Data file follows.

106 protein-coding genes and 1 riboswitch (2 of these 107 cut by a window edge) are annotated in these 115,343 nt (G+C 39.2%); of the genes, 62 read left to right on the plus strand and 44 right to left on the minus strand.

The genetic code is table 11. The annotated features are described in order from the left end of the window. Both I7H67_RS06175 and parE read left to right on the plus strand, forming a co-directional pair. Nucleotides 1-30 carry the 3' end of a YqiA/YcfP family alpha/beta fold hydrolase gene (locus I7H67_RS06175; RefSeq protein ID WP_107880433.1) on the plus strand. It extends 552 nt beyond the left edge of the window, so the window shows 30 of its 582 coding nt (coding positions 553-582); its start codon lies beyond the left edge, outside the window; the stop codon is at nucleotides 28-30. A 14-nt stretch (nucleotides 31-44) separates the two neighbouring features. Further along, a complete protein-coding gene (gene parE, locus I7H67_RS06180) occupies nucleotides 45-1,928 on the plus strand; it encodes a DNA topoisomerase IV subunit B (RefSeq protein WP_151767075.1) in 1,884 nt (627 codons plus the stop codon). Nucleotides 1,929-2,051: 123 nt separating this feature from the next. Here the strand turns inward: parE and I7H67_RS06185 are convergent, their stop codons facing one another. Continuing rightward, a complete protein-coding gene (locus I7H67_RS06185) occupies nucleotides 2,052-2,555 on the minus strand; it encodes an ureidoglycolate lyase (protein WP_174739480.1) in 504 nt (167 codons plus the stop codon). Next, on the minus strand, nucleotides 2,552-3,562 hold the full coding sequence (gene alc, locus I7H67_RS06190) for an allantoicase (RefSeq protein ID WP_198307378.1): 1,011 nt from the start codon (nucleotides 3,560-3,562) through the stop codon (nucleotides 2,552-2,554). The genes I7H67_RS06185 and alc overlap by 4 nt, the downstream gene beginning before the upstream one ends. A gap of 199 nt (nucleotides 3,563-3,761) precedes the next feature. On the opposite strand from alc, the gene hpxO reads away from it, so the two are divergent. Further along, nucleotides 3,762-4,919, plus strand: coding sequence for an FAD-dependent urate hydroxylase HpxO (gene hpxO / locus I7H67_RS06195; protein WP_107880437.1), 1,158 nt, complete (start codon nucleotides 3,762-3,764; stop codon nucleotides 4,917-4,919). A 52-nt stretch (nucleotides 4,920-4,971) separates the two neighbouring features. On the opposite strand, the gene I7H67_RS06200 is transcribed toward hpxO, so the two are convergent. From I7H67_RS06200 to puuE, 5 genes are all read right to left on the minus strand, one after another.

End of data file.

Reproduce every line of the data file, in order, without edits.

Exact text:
106 protein-coding genes and 1 riboswitch (2 of these 107 cut by a window edge) are annotated in these 115,343 nt (G+C 39.2%); of the genes, 62 read left to right on the plus strand and 44 right to left on the minus strand.

The genetic code is table 11. The annotated features are described in order from the left end of the window. Both I7H67_RS06175 and parE read left to right on the plus strand, forming a co-directional pair. Nucleotides 1-30 carry the 3' end of a YqiA/YcfP family alpha/beta fold hydrolase gene (locus I7H67_RS06175; RefSeq protein ID WP_107880433.1) on the plus strand. It extends 552 nt beyond the left edge of the window, so the window shows 30 of its 582 coding nt (coding positions 553-582); its start codon lies beyond the left edge, outside the window; the stop codon is at nucleotides 28-30. A 14-nt stretch (nucleotides 31-44) separates the two neighbouring features. Further along, a complete protein-coding gene (gene parE, locus I7H67_RS06180) occupies nucleotides 45-1,928 on the plus strand; it encodes a DNA topoisomerase IV subunit B (RefSeq protein WP_151767075.1) in 1,884 nt (627 codons plus the stop codon). Nucleotides 1,929-2,051: 123 nt separating this feature from the next. Here the strand turns inward: parE and I7H67_RS06185 are convergent, their stop codons facing one another. Continuing rightward, a complete protein-coding gene (locus I7H67_RS06185) occupies nucleotides 2,052-2,555 on the minus strand; it encodes an ureidoglycolate lyase (protein WP_174739480.1) in 504 nt (167 codons plus the stop codon). Next, on the minus strand, nucleotides 2,552-3,562 hold the full coding sequence (gene alc, locus I7H67_RS06190) for an allantoicase (RefSeq protein ID WP_198307378.1): 1,011 nt from the start codon (nucleotides 3,560-3,562) through the stop codon (nucleotides 2,552-2,554). The genes I7H67_RS06185 and alc overlap by 4 nt, the downstream gene beginning before the upstream one ends. A gap of 199 nt (nucleotides 3,563-3,761) precedes the next feature. On the opposite strand from alc, the gene hpxO reads away from it, so the two are divergent. Further along, nucleotides 3,762-4,919, plus strand: coding sequence for an FAD-dependent urate hydroxylase HpxO (gene hpxO / locus I7H67_RS06195; protein WP_107880437.1), 1,158 nt, complete (start codon nucleotides 3,762-3,764; stop codon nucleotides 4,917-4,919). A 52-nt stretch (nucleotides 4,920-4,971) separates the two neighbouring features. On the opposite strand, the gene I7H67_RS06200 is transcribed toward hpxO, so the two are convergent. From I7H67_RS06200 to puuE, 5 genes are all read right to left on the minus strand, one after another.